What is the evidence for behaviour change in desexed female dogs? There’s a lot of discussion and debate, so let’s drill down into the data.
The Evidence For Aggression In Spayed Dogs
These are the only three studies I have found in a literature search that claim a significantly higher rate of aggression in desexed female dogs. Before I discuss these claims, I need to explain how scientists use the word ‘significantly’. It has a precise use, meaning that the odds of the result happening by chance alone are less that 1 in 20. It does not mean the effect is large or important, as you might think, just that it is probably a real finding.
Beware: I see writers quoting studies that do no more than showing more neutered females than intact females for a particular problem. This is meaningless without knowing if this differs from the percent of neutered females in the population at large.
1. The Unpublished Study
Most of the discussion about aggression in neutered female dogs is based on a Powerpoint presentation based on an online survey of over 7500 dogs. You can read it yourself at https://saveourdogs.net/wp/wp-content/uploads/2010/10/Aggression-and-spay-neuter-in-dogs.pdf
- There are some powerful graphs in the slides and a very convincing argument is made for aggression being increased.
- If these findings are real then they will revolutionise our understanding of the effects of neutering.
Summary: The big problem here is that this data is unpublished, and the presentation does not allow the reader to assess either the methods used for data collection, the analysis, or the results gained (like I did below). I have contacted the author who told me its publication was delayed due to funding issues. Once it’s published, I’ll report on the findings here. Read here about extracting information from peer-reviewed scientific papers.
2. The Edinburgh Study
O’Farrell & Peachey in 1990 reported a significantly increased risk of aggression in neutered female dogs versus intact bitches. After reading the original I need to highlight two important flaws in this paper:
- This risk was greatest in puppies under one year already showing some aggression, making the causal link questionable
- Have a look at the differences between the two groups before the surgery was done (P values less than 0.05 are considered significant). I don’t think a study that had such unequal groups being compared would get published these days. All of these pre-existing factors could have increased aggression in the spayed group, especially being acquired at an older age (think about rescue dogs for example)
Summary: all we can say from this study is that more work is needed
3. English Cocker Spaniels
A postal survey was conducted to investigate aggression in English Cocker Spaniels (reference at end). Neutered female dogs were found to be significantly more likely to show aggression towards children in the household. If you are reading this paper, make sure you read the follow-up study at the end where they factored in prior aggression.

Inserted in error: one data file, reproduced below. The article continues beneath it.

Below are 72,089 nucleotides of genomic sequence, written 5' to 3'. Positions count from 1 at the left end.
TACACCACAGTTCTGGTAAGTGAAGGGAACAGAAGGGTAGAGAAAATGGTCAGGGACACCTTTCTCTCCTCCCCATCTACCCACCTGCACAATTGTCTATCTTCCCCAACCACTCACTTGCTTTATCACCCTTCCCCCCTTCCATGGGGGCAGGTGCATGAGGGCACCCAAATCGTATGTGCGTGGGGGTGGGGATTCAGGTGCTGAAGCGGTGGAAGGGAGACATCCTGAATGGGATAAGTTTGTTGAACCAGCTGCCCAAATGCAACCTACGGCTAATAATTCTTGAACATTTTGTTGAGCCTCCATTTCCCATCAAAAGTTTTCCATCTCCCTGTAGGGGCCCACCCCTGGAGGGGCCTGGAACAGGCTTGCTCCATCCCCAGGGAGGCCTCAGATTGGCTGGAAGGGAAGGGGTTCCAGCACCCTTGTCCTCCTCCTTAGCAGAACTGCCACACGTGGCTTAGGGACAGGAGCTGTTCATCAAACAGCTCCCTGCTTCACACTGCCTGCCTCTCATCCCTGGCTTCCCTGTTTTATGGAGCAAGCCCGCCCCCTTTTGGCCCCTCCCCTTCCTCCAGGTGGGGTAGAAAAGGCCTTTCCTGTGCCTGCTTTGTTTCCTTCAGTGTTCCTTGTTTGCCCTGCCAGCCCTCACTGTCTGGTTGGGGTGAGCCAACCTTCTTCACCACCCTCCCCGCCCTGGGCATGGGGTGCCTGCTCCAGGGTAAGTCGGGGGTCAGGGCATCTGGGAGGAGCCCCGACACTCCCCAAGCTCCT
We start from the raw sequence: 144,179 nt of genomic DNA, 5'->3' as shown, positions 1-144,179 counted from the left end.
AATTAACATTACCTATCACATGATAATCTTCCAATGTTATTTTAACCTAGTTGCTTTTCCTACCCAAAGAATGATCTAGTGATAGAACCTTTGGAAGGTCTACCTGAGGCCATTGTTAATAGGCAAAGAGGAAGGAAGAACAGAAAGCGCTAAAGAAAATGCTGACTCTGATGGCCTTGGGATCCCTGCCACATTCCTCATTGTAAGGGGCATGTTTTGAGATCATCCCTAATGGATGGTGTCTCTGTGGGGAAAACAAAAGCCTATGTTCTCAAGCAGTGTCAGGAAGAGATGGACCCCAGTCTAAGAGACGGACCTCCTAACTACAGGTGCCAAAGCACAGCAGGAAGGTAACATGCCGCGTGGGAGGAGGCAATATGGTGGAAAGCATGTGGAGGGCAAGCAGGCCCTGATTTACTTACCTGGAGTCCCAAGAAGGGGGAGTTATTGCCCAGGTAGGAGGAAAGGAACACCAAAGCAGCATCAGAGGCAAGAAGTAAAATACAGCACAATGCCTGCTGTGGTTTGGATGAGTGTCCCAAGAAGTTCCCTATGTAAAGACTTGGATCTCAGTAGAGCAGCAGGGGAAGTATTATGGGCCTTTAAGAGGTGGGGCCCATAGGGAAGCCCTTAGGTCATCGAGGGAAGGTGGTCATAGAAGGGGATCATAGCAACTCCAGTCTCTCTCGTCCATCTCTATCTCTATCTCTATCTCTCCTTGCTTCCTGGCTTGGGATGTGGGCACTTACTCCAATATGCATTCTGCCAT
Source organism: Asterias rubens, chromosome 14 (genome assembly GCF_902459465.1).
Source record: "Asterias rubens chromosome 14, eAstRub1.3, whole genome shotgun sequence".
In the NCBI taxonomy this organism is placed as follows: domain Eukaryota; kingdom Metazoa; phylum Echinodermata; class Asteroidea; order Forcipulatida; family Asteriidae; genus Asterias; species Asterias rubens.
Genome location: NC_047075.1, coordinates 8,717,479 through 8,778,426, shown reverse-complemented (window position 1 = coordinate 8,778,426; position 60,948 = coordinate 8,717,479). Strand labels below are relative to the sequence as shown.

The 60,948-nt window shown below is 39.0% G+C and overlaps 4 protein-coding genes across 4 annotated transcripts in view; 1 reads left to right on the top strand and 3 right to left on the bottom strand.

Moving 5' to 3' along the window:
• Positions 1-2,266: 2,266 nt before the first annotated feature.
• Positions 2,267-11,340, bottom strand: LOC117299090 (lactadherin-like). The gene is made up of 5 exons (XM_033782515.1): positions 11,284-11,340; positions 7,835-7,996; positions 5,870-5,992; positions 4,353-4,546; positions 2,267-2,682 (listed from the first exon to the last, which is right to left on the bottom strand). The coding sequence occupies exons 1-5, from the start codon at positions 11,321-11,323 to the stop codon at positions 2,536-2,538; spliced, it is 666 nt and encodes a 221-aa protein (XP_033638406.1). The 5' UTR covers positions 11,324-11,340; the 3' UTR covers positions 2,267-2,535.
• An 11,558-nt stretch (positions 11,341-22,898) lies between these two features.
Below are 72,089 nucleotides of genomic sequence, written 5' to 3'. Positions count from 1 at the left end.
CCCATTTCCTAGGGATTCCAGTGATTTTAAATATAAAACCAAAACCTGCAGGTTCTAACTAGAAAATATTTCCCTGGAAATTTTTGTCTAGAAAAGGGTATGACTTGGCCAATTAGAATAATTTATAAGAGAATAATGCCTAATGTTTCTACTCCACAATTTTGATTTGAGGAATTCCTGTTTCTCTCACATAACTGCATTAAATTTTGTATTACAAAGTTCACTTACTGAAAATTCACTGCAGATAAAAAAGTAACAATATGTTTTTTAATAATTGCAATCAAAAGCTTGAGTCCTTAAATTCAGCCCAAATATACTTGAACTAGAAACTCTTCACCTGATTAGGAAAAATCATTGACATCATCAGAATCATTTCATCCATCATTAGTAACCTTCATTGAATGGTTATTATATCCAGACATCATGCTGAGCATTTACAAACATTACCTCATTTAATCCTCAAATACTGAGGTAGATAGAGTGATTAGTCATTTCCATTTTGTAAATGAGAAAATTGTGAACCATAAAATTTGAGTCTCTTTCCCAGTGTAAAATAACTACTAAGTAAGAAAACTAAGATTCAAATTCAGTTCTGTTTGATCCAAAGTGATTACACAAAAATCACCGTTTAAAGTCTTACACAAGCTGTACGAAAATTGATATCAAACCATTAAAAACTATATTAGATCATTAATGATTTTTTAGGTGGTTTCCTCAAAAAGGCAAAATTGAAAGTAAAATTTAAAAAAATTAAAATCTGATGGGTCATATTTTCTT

Summary: this study appears to show a real effect
The Evidence Against Aggression In Spayed Dogs
As I said in How To Read Science, the best source of good information is a recent review of the scientific literature, which summarises all the relevant research up to that time.The most recent scientific review article on aggression and neutering is in early 2017 (reference below). I have a copy and am happy to share it on request. Here is the relevant excerpt from the conclusions:
The studies found that desexed dogs were associated with a reduced risk of dog bite, possibly in favour of reducing the risk of serious bite. However, differential effects for male and female dogs were not able to be examined in detail due to the data available but may possibly be greater for females than males
Summary: the authors suspect that desexing females actually decreases aggression more than it does in males; how confusing! Currently, there is insufficient evidence to say either way.
In conclusion, effects of desexing on behaviour in female dogs may exist, but they are likely to be small and possibly confined to specific breeds or situations. It’s also possible that if it exists, this aggression may be partly due to the process itself of desexing (ie. was handling gentle, was pain relief used?). Despite many studies to this date, there is only limited evidence and other factors such as puppy socialisation and training are likely to be much more important.
What about other harmful effects of desexing?
I have written a long, fully referenced article on the pros and cons of desexing. Please visit and leave a comment!
You may also like my views on Ovary Sparing Spay
D’Onise, K., Hazel, S., & Caraguel, C. (2017). Mandatory desexing of dogs: one step in the right direction to reduce the risk of dog bite? A systematic review. Injury Prevention.
O’Farrell, V., & Peachey, E. (1990). Behavioural effects of ovariohysterectomy on bitches. Journal of Small Animal Practice, 31(12), 595-598.
Podberscek, A. L., & Serpell, J. A. (1996). The English Cocker Spaniel: preliminary findings on aggressive behaviour. Applied Animal Behaviour Science, 47(1-2), 75-89.
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By Andrew Spanner BVSc(Hons) MVetStud, a vet in Adelaide, Australia. These blogs are from a series regularly posted on email and Twitter.